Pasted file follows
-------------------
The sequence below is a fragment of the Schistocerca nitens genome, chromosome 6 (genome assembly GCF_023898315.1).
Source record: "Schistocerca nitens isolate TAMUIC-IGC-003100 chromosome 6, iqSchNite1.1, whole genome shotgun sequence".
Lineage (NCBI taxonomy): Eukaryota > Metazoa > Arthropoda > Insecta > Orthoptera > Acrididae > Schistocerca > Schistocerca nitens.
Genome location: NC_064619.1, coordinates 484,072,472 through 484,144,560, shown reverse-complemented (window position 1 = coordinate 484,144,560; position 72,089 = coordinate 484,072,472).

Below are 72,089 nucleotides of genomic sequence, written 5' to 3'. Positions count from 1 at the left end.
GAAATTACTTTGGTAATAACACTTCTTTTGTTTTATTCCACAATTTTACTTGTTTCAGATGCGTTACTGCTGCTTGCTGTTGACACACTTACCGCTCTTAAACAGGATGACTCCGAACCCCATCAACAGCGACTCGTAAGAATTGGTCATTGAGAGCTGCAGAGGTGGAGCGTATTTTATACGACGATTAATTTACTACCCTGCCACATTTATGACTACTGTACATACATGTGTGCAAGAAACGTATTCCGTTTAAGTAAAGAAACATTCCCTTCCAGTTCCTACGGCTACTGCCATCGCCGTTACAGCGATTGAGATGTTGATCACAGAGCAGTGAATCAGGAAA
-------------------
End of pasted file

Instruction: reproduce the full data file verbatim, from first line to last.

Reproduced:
The sequence below is a fragment of the Schistocerca nitens genome, chromosome 6 (genome assembly GCF_023898315.1).
Source record: "Schistocerca nitens isolate TAMUIC-IGC-003100 chromosome 6, iqSchNite1.1, whole genome shotgun sequence".
Lineage (NCBI taxonomy): Eukaryota > Metazoa > Arthropoda > Insecta > Orthoptera > Acrididae > Schistocerca > Schistocerca nitens.
Genome location: NC_064619.1, coordinates 484,072,472 through 484,144,560, shown reverse-complemented (window position 1 = coordinate 484,144,560; position 72,089 = coordinate 484,072,472).

Below are 72,089 nucleotides of genomic sequence, written 5' to 3'. Positions count from 1 at the left end.
GAAATTACTTTGGTAATAACACTTCTTTTGTTTTATTCCACAATTTTACTTGTTTCAGATGCGTTACTGCTGCTTGCTGTTGACACACTTACCGCTCTTAAACAGGATGACTCCGAACCCCATCAACAGCGACTCGTAAGAATTGGTCATTGAGAGCTGCAGAGGTGGAGCGTATTTTATACGACGATTAATTTACTACCCTGCCACATTTATGACTACTGTACATACATGTGTGCAAGAAACGTATTCCGTTTAAGTAAAGAAACATTCCCTTCCAGTTCCTACGGCTACTGCCATCGCCGTTACAGCGATTGAGATGTTGATCACAGAGCAGTGAATCAGGAAA